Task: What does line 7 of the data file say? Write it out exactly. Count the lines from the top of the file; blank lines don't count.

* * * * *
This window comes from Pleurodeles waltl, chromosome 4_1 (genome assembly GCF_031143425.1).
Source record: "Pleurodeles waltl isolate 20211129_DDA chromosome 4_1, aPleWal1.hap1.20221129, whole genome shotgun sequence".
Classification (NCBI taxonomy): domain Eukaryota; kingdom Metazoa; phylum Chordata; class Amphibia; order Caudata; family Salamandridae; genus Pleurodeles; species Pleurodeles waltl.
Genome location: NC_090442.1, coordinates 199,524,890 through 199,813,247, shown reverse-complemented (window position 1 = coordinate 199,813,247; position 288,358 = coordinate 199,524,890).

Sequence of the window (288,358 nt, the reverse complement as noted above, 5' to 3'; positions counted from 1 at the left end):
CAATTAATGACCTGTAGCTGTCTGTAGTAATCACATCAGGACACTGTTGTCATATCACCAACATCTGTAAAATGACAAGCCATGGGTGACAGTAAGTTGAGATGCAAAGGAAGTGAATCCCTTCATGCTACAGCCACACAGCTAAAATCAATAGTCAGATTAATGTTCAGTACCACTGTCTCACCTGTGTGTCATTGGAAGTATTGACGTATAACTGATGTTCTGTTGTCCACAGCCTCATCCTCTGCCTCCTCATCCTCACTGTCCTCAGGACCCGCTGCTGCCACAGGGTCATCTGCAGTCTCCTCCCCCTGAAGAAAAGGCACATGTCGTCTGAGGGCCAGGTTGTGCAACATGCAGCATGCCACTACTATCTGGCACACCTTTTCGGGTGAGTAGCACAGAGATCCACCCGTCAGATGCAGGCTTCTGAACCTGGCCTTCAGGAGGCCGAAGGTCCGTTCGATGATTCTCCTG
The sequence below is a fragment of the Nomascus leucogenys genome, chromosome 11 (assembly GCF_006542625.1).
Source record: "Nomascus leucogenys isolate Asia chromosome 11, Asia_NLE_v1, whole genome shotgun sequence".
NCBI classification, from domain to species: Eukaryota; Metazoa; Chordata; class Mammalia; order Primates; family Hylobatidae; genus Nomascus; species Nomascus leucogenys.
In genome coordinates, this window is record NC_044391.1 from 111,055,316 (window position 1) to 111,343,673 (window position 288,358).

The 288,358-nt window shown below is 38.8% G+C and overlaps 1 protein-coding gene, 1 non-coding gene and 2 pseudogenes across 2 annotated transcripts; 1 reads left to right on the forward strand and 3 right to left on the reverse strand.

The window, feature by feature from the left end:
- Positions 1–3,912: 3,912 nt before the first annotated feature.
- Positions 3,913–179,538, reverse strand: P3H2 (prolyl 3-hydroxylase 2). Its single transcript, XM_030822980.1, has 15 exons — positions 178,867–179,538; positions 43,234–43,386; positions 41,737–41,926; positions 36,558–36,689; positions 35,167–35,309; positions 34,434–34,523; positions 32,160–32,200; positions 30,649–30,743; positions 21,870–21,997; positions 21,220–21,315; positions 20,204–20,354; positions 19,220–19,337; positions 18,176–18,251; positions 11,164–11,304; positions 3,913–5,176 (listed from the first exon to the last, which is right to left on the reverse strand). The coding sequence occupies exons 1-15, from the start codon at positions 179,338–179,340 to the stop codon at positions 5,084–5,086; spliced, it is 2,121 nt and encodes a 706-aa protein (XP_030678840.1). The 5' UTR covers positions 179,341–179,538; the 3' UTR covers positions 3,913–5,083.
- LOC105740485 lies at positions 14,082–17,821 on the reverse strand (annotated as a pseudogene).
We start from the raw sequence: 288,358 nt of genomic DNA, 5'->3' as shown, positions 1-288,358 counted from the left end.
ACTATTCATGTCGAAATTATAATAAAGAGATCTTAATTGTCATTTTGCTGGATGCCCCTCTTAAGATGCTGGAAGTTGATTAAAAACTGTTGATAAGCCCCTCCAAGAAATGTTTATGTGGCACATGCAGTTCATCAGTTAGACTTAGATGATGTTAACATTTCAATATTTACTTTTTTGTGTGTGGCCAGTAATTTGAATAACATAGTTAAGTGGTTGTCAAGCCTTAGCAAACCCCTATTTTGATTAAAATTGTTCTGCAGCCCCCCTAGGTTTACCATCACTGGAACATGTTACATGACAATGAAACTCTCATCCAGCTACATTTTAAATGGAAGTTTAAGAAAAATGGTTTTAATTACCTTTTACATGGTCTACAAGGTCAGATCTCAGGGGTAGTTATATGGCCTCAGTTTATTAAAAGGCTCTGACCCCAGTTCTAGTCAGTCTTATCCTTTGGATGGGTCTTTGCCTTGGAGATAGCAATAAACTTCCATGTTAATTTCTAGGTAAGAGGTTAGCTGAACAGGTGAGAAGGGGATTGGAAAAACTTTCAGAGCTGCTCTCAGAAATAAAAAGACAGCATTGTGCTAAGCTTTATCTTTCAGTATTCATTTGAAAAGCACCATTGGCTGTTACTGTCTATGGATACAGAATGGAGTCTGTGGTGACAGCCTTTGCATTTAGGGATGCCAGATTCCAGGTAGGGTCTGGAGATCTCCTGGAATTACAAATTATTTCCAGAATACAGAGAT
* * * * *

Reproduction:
The sequence below is a fragment of the Nomascus leucogenys genome, chromosome 11 (assembly GCF_006542625.1).